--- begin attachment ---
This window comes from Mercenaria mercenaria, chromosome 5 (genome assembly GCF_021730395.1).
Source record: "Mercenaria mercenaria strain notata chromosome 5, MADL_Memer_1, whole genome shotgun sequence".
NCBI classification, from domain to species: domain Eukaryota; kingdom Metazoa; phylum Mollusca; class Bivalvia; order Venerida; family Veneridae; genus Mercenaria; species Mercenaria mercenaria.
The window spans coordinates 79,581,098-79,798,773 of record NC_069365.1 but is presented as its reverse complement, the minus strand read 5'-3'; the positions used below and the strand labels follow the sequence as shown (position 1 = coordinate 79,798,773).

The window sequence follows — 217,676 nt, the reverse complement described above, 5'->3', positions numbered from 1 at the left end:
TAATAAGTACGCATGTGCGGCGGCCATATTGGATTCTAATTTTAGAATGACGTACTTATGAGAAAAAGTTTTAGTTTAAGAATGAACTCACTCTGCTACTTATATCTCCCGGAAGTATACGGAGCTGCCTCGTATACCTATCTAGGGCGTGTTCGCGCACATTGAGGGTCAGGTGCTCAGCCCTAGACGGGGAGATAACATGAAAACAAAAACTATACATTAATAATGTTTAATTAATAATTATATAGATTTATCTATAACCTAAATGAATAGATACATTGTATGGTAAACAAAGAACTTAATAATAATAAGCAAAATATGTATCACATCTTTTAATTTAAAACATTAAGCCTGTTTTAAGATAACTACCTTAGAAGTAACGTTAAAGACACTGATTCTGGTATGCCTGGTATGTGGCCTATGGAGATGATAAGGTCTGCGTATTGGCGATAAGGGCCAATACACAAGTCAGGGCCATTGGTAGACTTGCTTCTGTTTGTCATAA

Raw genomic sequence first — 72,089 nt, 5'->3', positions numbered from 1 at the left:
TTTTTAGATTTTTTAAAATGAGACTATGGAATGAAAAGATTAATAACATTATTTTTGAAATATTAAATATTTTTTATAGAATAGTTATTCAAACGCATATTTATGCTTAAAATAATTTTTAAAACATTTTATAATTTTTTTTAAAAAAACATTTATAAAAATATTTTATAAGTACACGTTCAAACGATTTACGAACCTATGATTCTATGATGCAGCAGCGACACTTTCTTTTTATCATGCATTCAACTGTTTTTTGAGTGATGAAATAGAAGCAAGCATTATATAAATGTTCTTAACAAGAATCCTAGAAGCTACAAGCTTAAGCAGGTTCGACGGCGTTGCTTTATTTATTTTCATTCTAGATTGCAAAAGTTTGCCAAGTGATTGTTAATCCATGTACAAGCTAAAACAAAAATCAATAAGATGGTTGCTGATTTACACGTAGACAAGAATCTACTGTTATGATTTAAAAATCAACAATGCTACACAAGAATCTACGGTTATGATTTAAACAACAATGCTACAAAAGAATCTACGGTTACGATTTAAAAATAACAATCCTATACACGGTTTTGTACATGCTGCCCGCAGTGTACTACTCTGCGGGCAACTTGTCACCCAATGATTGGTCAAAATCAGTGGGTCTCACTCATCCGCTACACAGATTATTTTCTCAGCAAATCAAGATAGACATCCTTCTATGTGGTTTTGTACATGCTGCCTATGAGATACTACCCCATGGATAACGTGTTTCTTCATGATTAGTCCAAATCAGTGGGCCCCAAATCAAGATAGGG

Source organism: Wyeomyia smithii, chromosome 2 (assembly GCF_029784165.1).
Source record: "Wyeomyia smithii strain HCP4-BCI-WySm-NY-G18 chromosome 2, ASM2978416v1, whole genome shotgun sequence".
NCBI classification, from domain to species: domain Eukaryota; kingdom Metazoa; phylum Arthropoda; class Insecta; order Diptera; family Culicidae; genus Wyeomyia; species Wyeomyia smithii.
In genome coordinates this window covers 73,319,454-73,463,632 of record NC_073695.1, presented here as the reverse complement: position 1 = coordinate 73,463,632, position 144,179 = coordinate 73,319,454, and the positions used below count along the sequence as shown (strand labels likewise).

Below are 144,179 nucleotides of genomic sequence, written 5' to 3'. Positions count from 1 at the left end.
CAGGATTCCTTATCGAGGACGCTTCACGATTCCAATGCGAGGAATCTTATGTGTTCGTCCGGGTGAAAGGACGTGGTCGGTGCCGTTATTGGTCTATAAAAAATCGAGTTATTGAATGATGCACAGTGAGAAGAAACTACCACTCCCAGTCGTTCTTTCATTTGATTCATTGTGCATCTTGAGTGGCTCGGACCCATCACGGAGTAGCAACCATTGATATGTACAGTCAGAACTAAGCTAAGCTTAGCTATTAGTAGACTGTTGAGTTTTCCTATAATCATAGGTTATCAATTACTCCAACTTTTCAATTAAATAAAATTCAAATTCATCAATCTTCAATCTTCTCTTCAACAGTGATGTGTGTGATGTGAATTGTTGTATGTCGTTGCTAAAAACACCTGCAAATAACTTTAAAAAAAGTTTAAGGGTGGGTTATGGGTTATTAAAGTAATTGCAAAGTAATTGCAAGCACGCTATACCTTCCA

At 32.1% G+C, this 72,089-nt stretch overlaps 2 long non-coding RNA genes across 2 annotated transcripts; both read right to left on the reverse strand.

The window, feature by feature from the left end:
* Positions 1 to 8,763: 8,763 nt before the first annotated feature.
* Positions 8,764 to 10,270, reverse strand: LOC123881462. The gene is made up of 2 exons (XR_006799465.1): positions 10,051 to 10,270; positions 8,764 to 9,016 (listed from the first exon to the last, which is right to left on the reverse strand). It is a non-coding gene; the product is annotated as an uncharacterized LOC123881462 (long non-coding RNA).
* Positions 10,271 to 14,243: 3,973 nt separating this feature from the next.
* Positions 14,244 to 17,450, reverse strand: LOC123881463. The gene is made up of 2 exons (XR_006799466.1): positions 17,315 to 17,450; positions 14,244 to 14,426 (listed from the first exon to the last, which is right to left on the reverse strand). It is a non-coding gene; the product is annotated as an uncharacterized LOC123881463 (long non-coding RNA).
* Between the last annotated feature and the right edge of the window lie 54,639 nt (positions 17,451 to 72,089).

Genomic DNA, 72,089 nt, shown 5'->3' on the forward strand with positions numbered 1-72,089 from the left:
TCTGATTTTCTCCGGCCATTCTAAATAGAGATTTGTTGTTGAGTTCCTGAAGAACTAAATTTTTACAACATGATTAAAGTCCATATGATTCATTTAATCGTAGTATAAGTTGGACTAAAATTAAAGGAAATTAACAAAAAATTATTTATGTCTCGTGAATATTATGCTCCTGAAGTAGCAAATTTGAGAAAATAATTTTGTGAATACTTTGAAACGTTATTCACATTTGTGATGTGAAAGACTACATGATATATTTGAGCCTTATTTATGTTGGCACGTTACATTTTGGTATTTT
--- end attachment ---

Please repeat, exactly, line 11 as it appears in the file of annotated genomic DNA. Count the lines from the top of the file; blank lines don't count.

NCBI classification, from domain to species: domain Eukaryota; kingdom Metazoa; phylum Arthropoda; class Insecta; order Diptera; family Culicidae; genus Wyeomyia; species Wyeomyia smithii.